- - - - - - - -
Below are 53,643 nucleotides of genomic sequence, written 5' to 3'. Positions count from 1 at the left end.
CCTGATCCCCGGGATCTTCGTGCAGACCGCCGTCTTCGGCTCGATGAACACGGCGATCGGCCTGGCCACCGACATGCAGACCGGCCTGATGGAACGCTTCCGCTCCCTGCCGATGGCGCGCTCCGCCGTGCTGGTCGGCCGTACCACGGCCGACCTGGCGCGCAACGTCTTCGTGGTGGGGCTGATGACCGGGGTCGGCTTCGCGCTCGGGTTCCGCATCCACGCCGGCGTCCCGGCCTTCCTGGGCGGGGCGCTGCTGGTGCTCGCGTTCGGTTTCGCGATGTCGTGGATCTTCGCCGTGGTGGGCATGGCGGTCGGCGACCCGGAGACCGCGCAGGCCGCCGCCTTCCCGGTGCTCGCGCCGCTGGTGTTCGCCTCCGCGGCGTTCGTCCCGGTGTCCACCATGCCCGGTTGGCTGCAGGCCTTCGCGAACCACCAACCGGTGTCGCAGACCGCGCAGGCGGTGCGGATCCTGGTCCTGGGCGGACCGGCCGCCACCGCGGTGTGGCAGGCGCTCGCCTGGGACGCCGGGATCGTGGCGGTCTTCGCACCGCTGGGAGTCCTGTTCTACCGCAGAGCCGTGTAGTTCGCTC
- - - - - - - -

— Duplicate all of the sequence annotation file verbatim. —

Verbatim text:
Below are 53,643 nucleotides of genomic sequence, written 5' to 3'. Positions count from 1 at the left end.
CCTGATCCCCGGGATCTTCGTGCAGACCGCCGTCTTCGGCTCGATGAACACGGCGATCGGCCTGGCCACCGACATGCAGACCGGCCTGATGGAACGCTTCCGCTCCCTGCCGATGGCGCGCTCCGCCGTGCTGGTCGGCCGTACCACGGCCGACCTGGCGCGCAACGTCTTCGTGGTGGGGCTGATGACCGGGGTCGGCTTCGCGCTCGGGTTCCGCATCCACGCCGGCGTCCCGGCCTTCCTGGGCGGGGCGCTGCTGGTGCTCGCGTTCGGTTTCGCGATGTCGTGGATCTTCGCCGTGGTGGGCATGGCGGTCGGCGACCCGGAGACCGCGCAGGCCGCCGCCTTCCCGGTGCTCGCGCCGCTGGTGTTCGCCTCCGCGGCGTTCGTCCCGGTGTCCACCATGCCCGGTTGGCTGCAGGCCTTCGCGAACCACCAACCGGTGTCGCAGACCGCGCAGGCGGTGCGGATCCTGGTCCTGGGCGGACCGGCCGCCACCGCGGTGTGGCAGGCGCTCGCCTGGGACGCCGGGATCGTGGCGGTCTTCGCACCGCTGGGAGTCCTGTTCTACCGCAGAGCCGTGTAGTTCGCTC